Roll on Mosfest 2020. But in the meantime If you feel you’ve missed out on this years festival, there’s a second helping coming up next Saturday in the shape of Music for the Homeless. Presented in association with the Cathedral Archer Project you can donate to the charity and enjoy an entertaining show including another Mosfest favourite, the Neville Staple Band. Plus, you can sleep out under the stars to further demonstrate your support for the cause.
Thanks to my mates Rachel Brown (my N-Photo Apprentice) and author/broadcaster Rob Fiddaman, I recently found myself at Opium-No 10, an “indie cocktail bar”, photographing the Barnsley leg of Alan McGee’s ongoing UK tour. Alan is widely credited as the architect of the Manchester music scene, the man behind Creation Records, Oasis and Primal Scream. The Q&A was peppered with a million and one music references, entertaining anecdotes, industry insights and political comment. McGee is engaging, interested and full of energy. In an honest reflection of the rock’n’roll life he’s led, the conversation pulled no punches. Like many people in the audience, I left wanting more of the Alan McGee experience. So, a few days later was I heading to Chesterfield’s Proact football stadium for a second helping.
Another day, another equally fascinated audience and Alan was off again. The Glaswegian is as enthusiastic about the industry as he ever was and is arguably just as involved, with the launch of his latest label, Creation 23 and ongoing management of bands including the Happy Mondays.
If that wasn’t enough, there’s about to be a movie, with Danny Boyle and Irvine Welsh renewing their Trainspotting partnership to bring this endlessly colourful story to life on screen. With Nick Moran of Lock Stock directing, it promises to be a rollercoaster of a ride and personally, I can’t wait.
This month I was commissioned to photograph West Midlands band Marquis Drive. The Britpop inspired band were playing in Bramall Lane, Sheffield so we met up there, hopped over the road to the Railway Hotel and spent an hour or so sorting a decent portfolio for them.
The evening gig was a great opportunity to capture the band’s performance. It was, to say the least, energetic and packed with enthusiasm. The whole place was jumping, carried along by the Marquis Drive’s anthemic, joyous sound. They’ve only been around for a year or so but are already carving out a reputation, with no less than Danny Dyer describing them as “a proper fkn band”! The Sheffield Star have certainly given them a positive response: “Marquis Drive had the whole venue bouncing and singing as they created a real festival atmosphere. Such was the buzz created, it would be tough for any band to follow.” In short, if you like Ocean Colour Scene, Shed 7, Oasis and the like then you’ll probably enjoy Marquis Drive.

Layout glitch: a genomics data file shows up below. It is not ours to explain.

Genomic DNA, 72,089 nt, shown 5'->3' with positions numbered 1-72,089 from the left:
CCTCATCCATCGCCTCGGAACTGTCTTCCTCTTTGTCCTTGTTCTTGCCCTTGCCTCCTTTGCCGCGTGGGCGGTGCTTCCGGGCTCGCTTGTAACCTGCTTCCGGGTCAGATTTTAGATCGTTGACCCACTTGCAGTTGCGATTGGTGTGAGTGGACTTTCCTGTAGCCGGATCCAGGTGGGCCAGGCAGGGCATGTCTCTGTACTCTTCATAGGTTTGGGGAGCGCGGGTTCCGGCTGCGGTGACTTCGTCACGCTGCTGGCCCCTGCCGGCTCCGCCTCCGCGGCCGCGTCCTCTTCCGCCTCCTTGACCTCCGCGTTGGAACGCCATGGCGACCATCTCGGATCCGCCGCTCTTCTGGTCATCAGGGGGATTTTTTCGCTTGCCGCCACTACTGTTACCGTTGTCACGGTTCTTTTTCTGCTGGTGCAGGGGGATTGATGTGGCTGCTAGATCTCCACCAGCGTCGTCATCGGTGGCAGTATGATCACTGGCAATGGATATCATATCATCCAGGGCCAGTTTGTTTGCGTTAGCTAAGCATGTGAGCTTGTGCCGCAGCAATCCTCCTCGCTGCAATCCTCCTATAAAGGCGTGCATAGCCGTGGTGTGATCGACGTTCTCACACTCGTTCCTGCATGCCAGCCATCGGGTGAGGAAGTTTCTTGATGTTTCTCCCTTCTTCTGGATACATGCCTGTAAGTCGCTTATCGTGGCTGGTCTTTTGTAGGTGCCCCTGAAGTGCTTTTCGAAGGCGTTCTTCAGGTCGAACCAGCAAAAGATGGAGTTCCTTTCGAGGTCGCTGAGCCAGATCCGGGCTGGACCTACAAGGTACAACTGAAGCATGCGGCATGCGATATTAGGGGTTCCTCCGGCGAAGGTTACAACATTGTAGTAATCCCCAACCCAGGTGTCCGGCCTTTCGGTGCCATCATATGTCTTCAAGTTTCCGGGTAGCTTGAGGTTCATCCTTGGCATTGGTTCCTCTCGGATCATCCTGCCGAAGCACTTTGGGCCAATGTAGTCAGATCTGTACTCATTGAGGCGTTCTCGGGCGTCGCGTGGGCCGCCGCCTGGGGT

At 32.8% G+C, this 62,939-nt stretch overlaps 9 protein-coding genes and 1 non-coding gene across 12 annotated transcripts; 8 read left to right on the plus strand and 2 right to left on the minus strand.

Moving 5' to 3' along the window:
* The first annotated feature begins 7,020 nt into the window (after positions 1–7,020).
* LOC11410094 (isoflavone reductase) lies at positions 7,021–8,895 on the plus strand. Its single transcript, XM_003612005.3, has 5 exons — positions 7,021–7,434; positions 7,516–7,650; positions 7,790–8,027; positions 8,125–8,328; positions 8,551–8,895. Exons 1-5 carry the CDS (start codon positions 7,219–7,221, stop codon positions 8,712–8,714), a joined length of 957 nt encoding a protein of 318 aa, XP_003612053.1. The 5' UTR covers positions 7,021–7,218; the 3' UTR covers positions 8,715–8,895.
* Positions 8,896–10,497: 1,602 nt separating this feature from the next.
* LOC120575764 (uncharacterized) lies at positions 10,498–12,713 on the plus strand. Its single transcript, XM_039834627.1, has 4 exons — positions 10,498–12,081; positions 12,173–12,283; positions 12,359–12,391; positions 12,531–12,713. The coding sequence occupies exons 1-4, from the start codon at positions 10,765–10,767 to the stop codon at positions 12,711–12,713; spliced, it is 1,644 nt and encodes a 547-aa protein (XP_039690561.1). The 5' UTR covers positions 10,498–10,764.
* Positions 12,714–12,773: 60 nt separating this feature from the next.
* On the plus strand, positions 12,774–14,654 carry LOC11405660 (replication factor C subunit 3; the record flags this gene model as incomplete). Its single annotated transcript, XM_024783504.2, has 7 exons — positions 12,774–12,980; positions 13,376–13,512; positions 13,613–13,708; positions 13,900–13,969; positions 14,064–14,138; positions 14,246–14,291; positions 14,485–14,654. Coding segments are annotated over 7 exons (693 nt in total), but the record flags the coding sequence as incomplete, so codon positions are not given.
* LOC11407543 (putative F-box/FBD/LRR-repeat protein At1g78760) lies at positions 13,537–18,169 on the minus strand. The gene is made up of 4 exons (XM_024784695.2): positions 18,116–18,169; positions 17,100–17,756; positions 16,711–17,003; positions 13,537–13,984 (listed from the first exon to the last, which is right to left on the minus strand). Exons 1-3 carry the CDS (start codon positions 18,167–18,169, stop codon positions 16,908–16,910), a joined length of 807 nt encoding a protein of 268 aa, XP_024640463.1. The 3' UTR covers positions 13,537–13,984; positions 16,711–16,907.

I got on so well with the band that they’ve already asked me to join them at a Sheffield festival later this year. Of course, I’ve said yes to what will undoubtedly be a cracking, good do.
Headlining this year’s Bingley Music Live – Noel Gallagher’s High Flying Birds. This little, three-day, family festival is fantastic and though it’s grown over the years in size and stature, it has successfully retained its warm and friendly vibe.
Sadlly, I missed Friday night but on Saturday we got the Cribs, and Jake Bugg headlining and on Sunday Pulled Apart by Horses, Peace, Ride and Noel. What a great line-up! Plus there was a whole other stage not featured here. Below – a small selection of my favourite pics!
Work has got so busy this summer that for the first time in years I might not actually make it to Leeds Festival. Thankfully though, I got asked to cover some of the pre-festival activity and the Vaccines at the Brudenell was a fantastic gig. No support, just a full house to watch England fail to make the semi-finals of the World Cup!
It was probably a good move to choose a viewing venue where you were guaranteed a good night regardless of the match outcome. The dream may have been over for another four years, but the music kicked off and everyone moved onwards and upwards, carried along by the opener, Nightclub. Great as a standalone event, great for anyone fancying a taster of the band’s latest album, Combat Sports and perfect for anyone looking forward to the festival later this month. The Vaccines are playing the Friday night at Leeds and Sunday night in Reading. https://www.leedsfestival.com/news/the-vaccines-leeds-brudenell-social-club https://www.leedsfestival.com/lineup#stages